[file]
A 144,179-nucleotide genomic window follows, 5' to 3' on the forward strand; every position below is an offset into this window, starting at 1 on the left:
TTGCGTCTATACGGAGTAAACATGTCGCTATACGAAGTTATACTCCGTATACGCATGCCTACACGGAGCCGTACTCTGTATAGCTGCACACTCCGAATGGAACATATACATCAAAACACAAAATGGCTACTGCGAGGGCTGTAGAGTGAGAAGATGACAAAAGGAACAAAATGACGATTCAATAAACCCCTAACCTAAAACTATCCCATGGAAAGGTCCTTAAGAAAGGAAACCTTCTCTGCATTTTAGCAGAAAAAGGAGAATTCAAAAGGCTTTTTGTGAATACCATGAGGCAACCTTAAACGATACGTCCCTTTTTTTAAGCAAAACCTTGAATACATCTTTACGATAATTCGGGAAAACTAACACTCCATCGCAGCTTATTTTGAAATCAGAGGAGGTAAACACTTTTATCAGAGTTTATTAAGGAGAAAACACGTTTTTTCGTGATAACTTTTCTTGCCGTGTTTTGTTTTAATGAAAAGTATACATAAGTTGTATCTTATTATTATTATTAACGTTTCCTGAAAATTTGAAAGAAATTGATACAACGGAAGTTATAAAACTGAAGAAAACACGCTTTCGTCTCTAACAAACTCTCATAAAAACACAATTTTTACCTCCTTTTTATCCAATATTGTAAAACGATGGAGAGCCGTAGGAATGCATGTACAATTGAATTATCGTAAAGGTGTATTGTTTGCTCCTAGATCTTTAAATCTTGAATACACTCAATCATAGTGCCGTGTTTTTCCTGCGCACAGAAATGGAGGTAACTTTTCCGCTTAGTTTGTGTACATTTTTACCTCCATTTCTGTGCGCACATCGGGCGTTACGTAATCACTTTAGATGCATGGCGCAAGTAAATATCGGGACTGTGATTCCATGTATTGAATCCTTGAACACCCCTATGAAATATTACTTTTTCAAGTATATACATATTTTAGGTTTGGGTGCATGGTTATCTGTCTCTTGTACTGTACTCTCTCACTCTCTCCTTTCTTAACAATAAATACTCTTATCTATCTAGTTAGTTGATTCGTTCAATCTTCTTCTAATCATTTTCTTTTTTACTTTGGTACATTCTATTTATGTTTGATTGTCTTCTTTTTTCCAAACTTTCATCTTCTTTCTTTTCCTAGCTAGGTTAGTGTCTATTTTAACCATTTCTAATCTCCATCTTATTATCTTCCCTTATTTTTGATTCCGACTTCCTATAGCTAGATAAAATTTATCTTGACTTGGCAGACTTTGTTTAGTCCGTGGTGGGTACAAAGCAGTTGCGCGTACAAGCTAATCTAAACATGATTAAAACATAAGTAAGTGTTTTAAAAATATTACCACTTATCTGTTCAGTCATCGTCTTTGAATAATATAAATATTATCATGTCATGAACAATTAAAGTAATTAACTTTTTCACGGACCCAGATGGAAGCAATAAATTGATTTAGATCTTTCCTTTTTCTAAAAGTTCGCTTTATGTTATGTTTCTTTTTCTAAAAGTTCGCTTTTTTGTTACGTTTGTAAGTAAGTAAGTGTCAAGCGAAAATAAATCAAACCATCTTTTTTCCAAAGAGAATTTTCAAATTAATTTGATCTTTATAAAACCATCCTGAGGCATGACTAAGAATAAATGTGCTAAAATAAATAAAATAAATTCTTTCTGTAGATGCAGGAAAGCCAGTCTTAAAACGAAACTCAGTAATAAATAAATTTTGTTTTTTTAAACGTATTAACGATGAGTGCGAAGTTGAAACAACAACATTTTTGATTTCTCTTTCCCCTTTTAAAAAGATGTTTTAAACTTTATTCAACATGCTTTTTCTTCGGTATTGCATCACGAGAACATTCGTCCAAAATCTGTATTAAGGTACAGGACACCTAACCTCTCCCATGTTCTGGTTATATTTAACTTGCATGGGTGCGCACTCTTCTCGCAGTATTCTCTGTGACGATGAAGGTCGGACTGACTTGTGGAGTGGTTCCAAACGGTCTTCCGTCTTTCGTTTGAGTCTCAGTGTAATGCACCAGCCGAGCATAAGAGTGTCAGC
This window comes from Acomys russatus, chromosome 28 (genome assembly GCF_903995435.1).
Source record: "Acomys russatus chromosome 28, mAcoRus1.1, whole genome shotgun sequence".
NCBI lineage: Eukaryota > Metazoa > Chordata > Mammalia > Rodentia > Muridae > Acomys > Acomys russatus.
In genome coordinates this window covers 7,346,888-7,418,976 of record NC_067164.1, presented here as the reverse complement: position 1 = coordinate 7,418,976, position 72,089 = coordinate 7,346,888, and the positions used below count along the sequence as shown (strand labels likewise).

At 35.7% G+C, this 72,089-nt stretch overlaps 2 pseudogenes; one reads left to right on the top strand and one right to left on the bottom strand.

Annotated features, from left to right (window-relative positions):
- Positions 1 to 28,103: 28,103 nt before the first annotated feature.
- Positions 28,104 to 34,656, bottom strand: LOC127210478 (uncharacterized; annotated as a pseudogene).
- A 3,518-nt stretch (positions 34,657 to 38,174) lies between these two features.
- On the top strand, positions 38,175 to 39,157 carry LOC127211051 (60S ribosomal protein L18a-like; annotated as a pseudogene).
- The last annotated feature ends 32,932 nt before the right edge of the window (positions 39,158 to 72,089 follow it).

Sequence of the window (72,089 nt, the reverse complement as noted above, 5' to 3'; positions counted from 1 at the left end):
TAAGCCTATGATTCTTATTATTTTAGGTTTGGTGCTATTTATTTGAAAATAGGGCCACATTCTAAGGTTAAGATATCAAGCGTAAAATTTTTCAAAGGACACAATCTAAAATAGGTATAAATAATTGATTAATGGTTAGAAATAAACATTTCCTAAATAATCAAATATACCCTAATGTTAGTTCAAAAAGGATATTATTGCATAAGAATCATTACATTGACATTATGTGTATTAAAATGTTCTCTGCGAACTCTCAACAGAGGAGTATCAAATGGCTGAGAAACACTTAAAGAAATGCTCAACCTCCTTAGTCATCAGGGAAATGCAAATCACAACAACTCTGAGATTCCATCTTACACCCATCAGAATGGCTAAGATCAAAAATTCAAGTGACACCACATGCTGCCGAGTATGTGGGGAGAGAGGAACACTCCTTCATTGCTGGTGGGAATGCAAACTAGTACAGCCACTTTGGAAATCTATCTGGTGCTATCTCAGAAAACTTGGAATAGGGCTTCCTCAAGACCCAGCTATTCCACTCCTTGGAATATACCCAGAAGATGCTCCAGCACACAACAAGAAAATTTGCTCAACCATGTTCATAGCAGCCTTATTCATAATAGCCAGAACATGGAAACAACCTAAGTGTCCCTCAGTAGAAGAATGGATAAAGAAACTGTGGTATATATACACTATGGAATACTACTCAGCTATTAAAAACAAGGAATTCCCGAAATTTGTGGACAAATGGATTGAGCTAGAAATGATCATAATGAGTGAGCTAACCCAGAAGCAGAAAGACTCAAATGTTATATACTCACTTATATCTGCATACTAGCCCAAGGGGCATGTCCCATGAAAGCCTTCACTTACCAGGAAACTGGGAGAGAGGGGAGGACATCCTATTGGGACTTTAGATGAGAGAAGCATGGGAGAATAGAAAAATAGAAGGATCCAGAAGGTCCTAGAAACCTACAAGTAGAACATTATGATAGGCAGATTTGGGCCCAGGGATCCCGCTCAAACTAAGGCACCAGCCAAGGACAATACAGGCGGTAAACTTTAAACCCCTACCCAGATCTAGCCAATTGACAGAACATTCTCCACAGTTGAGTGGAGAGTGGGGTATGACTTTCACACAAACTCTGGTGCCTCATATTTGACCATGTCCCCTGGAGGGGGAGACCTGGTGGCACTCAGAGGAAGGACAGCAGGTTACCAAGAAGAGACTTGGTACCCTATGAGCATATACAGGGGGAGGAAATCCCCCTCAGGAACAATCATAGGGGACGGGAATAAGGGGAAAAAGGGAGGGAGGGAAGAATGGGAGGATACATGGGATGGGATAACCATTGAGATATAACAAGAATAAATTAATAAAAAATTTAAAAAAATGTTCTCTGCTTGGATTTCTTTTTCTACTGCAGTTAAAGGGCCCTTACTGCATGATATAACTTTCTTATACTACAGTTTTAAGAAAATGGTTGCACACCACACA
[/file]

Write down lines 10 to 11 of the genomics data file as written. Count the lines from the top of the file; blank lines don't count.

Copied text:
- Positions 28,104 to 34,656, bottom strand: LOC127210478 (uncharacterized; annotated as a pseudogene).
- A 3,518-nt stretch (positions 34,657 to 38,174) lies between these two features.